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Allergies, sneezing, stuffed up, nose, sinus - antihistamines and what to use for allergy relief

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ShiningLight

I've tried neti and neilmed but the level of leaning they required seemed to make my ears too full. This device is a bit more pricey, but it arrived today and I love it! I don't have the ear fullness and it felt very soothing, easy to use, and natural (as natural as sticking a wand up your nose can feel!) 😄.

 

SinuPulse Elite for sale at Amazon and Target online

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Junglechicken
On 6/9/2011 at 6:03 AM, Punarbhava said:

 

I just saw this thread and thought I'd share my experiences.

 

 

I blame all of my sinus problems on WD. I've had blocked sinuses, pain in the sinuses, tons of sneezing, stuffed up feeling. Also itchy eyes. Allergy like reactions. These symptoms are definitely WD induced.

 

 

 

Things are alowly improving but despite the improvements I can get hit with hours and/or days of bad flare ups.

 

 

 

Histamine is a neurotransmitter.

 

 

 

Many ADs have antihistamine properties but Paxil and some of the TCA (especially the sedating ones) have a more powerful antihistamine effect.

 

 

Consequently, when we WD from such, we experience a histamine rebound effect.

 

 

Also, our immune systems are affected by WD and thus, can be compromised in ways that can cause us to become temporarily more suseptible to allergens whether it be from diet, environment etc. which in turn can cause the problems discussed in this thread.

 

 

You may wish to do a search to obtain a list of foods that can create/produce histamine effects within the body and thus, experiment in way of eliminating such foods and see if there are any improvement.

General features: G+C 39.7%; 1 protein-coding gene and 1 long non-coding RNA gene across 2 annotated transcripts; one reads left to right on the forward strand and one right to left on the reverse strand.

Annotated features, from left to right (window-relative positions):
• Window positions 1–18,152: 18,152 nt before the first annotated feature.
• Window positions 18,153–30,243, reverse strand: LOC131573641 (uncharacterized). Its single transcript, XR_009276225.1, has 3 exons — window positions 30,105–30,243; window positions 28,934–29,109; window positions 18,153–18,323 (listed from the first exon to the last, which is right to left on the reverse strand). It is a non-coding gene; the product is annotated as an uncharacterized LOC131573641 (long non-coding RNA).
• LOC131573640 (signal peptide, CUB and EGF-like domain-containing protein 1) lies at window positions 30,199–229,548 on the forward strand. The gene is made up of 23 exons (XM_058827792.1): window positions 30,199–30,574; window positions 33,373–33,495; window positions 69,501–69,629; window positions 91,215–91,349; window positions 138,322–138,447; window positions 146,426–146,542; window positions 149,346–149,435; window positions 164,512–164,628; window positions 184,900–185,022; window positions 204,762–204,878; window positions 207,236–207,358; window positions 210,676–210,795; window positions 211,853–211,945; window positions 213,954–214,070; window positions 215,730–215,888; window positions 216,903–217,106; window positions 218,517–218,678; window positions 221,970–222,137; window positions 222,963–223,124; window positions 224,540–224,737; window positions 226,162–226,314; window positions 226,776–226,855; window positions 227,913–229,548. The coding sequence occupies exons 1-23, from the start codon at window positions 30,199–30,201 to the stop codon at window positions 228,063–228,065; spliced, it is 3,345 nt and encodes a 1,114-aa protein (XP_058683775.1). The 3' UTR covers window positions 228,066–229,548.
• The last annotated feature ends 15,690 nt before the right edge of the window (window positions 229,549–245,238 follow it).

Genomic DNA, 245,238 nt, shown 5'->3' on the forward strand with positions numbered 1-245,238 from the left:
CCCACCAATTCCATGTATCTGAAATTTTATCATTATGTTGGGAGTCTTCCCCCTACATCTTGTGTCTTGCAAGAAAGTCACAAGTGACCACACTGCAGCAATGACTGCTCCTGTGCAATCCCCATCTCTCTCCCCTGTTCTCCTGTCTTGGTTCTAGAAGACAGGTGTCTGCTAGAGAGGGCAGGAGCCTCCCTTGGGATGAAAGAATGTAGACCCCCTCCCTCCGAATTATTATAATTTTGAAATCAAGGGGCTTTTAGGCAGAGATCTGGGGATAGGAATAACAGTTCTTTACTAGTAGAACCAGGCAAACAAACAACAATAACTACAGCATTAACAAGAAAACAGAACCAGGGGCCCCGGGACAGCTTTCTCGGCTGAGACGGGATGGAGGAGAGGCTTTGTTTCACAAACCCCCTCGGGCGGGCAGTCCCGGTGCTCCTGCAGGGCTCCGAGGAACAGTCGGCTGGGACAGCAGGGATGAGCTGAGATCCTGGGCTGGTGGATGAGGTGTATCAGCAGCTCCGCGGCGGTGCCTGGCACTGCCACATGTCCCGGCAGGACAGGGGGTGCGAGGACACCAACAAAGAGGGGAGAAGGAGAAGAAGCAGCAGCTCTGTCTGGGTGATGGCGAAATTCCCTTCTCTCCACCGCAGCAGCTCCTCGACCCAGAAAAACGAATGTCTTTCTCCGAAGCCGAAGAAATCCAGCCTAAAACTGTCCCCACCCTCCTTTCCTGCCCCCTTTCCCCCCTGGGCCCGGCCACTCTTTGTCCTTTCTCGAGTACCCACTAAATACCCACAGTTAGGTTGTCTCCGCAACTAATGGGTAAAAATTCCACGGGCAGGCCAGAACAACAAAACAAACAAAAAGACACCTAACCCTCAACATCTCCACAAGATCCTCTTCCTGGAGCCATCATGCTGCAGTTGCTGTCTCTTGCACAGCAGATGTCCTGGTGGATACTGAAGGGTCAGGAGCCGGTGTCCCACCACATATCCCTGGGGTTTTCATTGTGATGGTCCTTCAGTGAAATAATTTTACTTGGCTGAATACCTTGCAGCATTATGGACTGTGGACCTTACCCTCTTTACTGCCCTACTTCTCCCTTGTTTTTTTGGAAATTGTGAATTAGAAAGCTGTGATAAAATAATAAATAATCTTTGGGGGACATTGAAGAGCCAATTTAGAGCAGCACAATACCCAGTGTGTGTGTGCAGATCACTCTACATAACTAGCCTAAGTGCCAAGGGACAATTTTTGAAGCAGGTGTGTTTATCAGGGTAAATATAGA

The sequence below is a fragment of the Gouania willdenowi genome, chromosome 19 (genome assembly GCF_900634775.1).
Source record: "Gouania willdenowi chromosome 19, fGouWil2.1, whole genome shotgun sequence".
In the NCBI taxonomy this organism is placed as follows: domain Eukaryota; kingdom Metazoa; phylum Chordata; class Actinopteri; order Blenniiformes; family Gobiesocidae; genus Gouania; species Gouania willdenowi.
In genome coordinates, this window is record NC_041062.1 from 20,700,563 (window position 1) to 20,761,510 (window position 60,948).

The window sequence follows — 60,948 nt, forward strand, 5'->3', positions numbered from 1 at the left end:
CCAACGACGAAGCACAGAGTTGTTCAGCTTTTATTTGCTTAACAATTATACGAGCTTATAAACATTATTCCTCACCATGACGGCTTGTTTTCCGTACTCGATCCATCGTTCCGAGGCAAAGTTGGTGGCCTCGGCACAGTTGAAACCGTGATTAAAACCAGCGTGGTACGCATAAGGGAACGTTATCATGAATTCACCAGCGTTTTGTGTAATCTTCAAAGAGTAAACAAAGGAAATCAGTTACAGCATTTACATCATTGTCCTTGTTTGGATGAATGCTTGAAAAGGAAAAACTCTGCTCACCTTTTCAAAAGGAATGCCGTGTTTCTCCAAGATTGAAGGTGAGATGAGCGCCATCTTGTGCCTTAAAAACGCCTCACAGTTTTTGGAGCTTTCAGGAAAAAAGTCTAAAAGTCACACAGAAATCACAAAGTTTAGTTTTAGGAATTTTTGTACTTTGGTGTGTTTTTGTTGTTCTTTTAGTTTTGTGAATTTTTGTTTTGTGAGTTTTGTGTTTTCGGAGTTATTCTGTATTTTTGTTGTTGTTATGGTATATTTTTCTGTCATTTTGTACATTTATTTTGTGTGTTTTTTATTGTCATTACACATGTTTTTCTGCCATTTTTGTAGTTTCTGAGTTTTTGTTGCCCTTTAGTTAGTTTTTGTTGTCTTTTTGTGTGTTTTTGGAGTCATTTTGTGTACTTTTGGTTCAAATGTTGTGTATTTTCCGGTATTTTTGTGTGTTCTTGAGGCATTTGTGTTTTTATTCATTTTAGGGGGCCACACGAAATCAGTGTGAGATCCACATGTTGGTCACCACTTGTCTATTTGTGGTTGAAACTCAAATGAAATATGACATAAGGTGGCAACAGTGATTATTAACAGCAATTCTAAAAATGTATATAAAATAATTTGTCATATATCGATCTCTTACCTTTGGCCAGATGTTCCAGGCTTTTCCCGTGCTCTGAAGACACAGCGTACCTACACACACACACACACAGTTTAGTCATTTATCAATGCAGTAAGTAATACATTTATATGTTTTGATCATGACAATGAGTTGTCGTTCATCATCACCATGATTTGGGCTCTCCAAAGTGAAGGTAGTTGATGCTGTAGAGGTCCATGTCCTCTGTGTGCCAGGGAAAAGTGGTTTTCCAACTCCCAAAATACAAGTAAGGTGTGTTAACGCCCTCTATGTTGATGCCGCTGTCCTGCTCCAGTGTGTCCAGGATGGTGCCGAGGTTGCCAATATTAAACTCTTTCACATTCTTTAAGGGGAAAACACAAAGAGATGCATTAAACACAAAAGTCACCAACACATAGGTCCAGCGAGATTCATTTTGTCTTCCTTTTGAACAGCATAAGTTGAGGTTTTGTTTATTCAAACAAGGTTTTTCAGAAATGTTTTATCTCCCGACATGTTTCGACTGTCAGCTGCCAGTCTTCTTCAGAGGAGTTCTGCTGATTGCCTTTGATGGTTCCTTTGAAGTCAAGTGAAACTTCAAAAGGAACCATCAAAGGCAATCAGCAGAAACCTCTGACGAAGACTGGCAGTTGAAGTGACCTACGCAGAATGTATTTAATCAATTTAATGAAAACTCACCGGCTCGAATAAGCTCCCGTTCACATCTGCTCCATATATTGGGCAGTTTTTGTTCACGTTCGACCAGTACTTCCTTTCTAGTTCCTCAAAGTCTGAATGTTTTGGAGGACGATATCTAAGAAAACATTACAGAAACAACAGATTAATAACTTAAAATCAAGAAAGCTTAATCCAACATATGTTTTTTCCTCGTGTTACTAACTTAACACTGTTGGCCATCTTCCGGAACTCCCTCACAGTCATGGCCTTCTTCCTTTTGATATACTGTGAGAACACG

If you improve for an extended period of time and would like to reintroduce those foods, do so ONE at a time to see how you react. Give it a couple of weeks and if you're okay then introduce another and so on.

 

By reintroducing one food at a time you may be able to determine IF one particular food is causing more of a negative effect than the others that have already been introduced. But also keep in mind, the cumulative effect factor.

 

Dairy products can aggravate throat, nasal passages etc. by thickening mucous membranes (if I remember correctly).

 

Vitamin C can have antihistamine effects and can help improve the situation or, at the very least keep the immune system stronger. It's also a stress vitamin......good for the CNS.

 

 

With that said, Vitamin C has not eliminated my sinus problems but who knows, I may have been every worse had I not taken it on a daily basis. I also take zinc to keep the immune system strong. Zinc and Vit. C work together.

 

 

I did run out of zinc for awhile and couldn't get out to pick up more and my allergy reactions to certain chemicals became extreme. Once I got out to pick up another bottle of zinc and reintroduced, this particular sytem settled back down to a more manageable level within a couple of days.

 

Finally, stress has the ability to compromise immune functioning and thus, it's advisable to manage one's stress levels.

 

 

Hope this is of some help.

 

 

Punar

 

I've suffered from hay fever my whole life (genetic), and have had to take anti-histamines as a result.

 

Since my last dose of AD in April 2018, I have noticed my waves have been a combination of GI issues and headaches (right sided sinus).

 

Now, beginning of this year, I hit a major wave where the histamine intolerance has massively ramped up (I think).

 

Intolerance to certain foods triggering hay fever-like symptoms (sneezing, watery eyes, throat), and as an added bonus, awful sinus headaches/migraines and issues (blocked ears, head pressure, tinnitus).

 

Once the sinuses eventually drain, morning and evening, when I'm brushing my teeth, I spit out thick mucus; which my GP tells me is from post nasal drip.  Yuck!  I did see yellow and green in there on occasion, so they have been infected too.

 

I am also well into my peri-menopausal years, had the coil fitted early Aug 2019 and think that this is the "perfect storm", in that my hormones have been adversely affected by the coil, and thus, my gut has become hyper-sensitive to foods with high histamine levels.

 

Just to add, I NEVER had sinus issues until I started taking ADs.

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Junglechicken
On 1/13/2015 at 9:01 PM, Chemistry said:

Hey guys,